The desire to have the world disappear overnight, leaving one alone with a devoted lover, undergirds many a melodrama, from All That Heaven Allows (1955) to The Bridges of Madison County (1995). It is also the bold, rather literal inspiration of Ulrich Köhler’s In My Room—an astonishingly protean film that begins as a minor-key character study of sad-sack, forty-something Berliner Armin (Hans Löw), before arriving at a place of strange, apocalyptic wonderment. Given the German director’s typically dogged, process-oriented realism, explicit references to Sirk’s Technicolor romance and Eastwood’s passionate two-hander—both of which emerge in the film’s later half—might seem misplaced. But it is this very tension between and union of opposites that will come to define Köhler’s fourth feature.
When the film opens, though, we are faced with a reversal of a more banal sort. Armin, who works as a TV cameraman, makes a particularly embarrassing gaffe during a parliamentary press conference, capturing everything but the relevant interviews. (“You can’t even tell if the camera is on or off,” scoffs a colleague of his before storming out. “What a great artist!”) Soon after, Armin will go to a club, bring a woman to his apartment, and subsequently strike out. But it’s not until about half an hour in, after he drives to see his dying grandmother in an outlying rural town, that the film’s title will start to accrue any kind of meaning. After a drunken, despondent night, he wakes up to find his surroundings somehow changed: as far as he can tell, all of humanity has disappeared. The world has, quite literally, become his room.
Initially, this leads Armin to attempt suicide—but when he’s unsuccessful at even that, we observe him wake to the possibilities of his situation. A listless, ambulatory tour soon follows—not so different in rhythm from much of contemporary realist art-cinema fare. But then he happens upon a Lamborghini, and we are soon treated to a video game-like, POV shot from the car zooming recklessly through the deserted town as if through an obstacle course—a kind of Grand Theft Auto fantasy come to life. When Armin eventually enters a darkened, blockaded tunnel, he frees a pair of horses that walk off into the blackness. Then, the film’s most transportive cut: to an in media res shot that glides along a shallow stream through which Armin walks. No longer the hapless Berliner we had once seen, he is lean and muscled, and an able marksman, farmer, and horse rider on top of that. With the same intense focus as before, Köhler methodically details Armin’s improbably exceptional existence, including a (failed) attempt to set up a self-constructed, hydroelectric generator. Even without it, though, Armin’s abode stands as a kind of survivalist fantasy—efficient, idyllic, bereft of any authority but his own—harking to castaway stories such as Robinson Crusoe. If the teenaged army deserter of Köhler’s Bungalow (2002) were asked to describe his ideal living space, it might look something like Armin’s. Although he was at one point ready to leave the world, every indication suggests that he would now fight to stay.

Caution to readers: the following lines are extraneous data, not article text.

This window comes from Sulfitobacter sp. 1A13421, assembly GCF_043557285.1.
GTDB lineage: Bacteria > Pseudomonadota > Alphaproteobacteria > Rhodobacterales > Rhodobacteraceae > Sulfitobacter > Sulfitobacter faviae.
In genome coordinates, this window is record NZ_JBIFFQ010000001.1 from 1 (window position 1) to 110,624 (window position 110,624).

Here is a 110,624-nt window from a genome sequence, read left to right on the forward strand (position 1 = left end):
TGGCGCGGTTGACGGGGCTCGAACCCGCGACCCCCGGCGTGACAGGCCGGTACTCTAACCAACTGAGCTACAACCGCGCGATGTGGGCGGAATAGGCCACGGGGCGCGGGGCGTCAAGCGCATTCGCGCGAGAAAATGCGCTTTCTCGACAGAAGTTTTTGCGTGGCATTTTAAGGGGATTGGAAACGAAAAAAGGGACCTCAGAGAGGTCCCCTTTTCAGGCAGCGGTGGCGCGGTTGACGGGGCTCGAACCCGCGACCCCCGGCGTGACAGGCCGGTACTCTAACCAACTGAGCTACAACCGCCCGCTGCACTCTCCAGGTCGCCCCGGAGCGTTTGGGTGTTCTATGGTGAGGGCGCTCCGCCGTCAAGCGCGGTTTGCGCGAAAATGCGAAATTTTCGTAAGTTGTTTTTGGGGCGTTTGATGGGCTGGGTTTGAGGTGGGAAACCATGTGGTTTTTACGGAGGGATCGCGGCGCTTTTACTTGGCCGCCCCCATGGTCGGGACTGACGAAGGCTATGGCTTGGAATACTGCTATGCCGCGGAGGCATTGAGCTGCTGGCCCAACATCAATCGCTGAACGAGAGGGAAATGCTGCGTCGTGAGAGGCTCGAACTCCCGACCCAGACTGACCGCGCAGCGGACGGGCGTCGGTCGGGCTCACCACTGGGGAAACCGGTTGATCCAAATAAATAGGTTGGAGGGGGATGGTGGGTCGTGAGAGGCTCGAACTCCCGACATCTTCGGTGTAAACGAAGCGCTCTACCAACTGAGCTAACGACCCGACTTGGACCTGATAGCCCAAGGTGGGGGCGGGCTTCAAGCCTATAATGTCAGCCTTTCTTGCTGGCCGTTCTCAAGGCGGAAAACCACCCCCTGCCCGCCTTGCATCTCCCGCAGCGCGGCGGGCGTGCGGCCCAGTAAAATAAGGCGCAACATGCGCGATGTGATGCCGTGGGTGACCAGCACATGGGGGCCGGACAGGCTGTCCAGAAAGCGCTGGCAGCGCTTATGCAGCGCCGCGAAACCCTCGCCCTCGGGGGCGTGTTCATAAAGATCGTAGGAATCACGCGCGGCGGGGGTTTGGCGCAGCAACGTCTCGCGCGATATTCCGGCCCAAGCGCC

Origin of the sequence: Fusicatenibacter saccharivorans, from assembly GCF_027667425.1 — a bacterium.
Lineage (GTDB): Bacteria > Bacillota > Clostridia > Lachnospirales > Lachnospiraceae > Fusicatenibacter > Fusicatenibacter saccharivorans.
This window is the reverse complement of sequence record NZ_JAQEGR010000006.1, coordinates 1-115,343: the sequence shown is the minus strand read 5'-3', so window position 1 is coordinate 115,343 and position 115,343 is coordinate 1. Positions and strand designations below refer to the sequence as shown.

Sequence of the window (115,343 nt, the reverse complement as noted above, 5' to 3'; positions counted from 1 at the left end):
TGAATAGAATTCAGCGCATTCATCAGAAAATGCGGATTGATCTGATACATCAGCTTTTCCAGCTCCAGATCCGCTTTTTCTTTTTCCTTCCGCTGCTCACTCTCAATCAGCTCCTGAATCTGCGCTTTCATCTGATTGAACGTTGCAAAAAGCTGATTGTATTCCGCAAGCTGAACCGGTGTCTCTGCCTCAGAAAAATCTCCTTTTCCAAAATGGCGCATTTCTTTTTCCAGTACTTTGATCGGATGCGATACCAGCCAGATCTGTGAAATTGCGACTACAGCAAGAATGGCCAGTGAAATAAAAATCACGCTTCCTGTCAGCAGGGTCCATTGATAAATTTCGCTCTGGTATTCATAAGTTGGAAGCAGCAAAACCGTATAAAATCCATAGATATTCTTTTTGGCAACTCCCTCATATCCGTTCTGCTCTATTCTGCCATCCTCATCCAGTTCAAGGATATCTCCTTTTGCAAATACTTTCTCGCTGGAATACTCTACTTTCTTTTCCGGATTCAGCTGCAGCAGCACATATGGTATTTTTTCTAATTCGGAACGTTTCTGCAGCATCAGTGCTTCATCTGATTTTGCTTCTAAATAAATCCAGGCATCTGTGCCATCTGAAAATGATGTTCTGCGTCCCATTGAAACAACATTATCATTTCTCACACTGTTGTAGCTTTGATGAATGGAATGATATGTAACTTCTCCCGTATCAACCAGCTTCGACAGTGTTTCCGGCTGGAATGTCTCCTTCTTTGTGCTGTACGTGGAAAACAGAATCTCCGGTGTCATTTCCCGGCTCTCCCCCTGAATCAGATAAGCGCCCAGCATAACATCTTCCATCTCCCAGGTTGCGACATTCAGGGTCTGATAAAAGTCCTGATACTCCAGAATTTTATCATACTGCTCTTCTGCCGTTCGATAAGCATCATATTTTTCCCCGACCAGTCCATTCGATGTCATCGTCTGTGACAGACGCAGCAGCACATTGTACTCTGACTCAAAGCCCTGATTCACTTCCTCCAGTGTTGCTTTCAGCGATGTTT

For its apocalyptic conceit, cleanly bifurcated structure, and Armin’s reversal of attitudes, In My Room shares something with Lars Von Trier’s Melancholia (2011), though in other respects the two are diametrically opposed—Köhler’s découpage has none of Von Trier’s portentous grandeur. As with the movements of his last feature, Sleeping Sickness (2011), the German director tends to small-scale, materialist depictions, even as his governing conceits are supremely accommodating to allegorical implication. It’s not that In My Room refuses any sort of thematic payload, but that its movements serve primarily as a vehicle for transformation. Just as the viewer acclimates to Armin’s solitary existence, Köhler reveals that he might not actually be alone. After a surprise scuffle under the cover of darkness, Armin falls off his horse and is knocked out. When he awakes following a kind of Adam’s slumber, he knows with certainty that someone else is here—and he soon meets a fellow survivor named Kirsi (Elena Radonicich), his newfound Eve, with whom he enters into a tenuous relationship.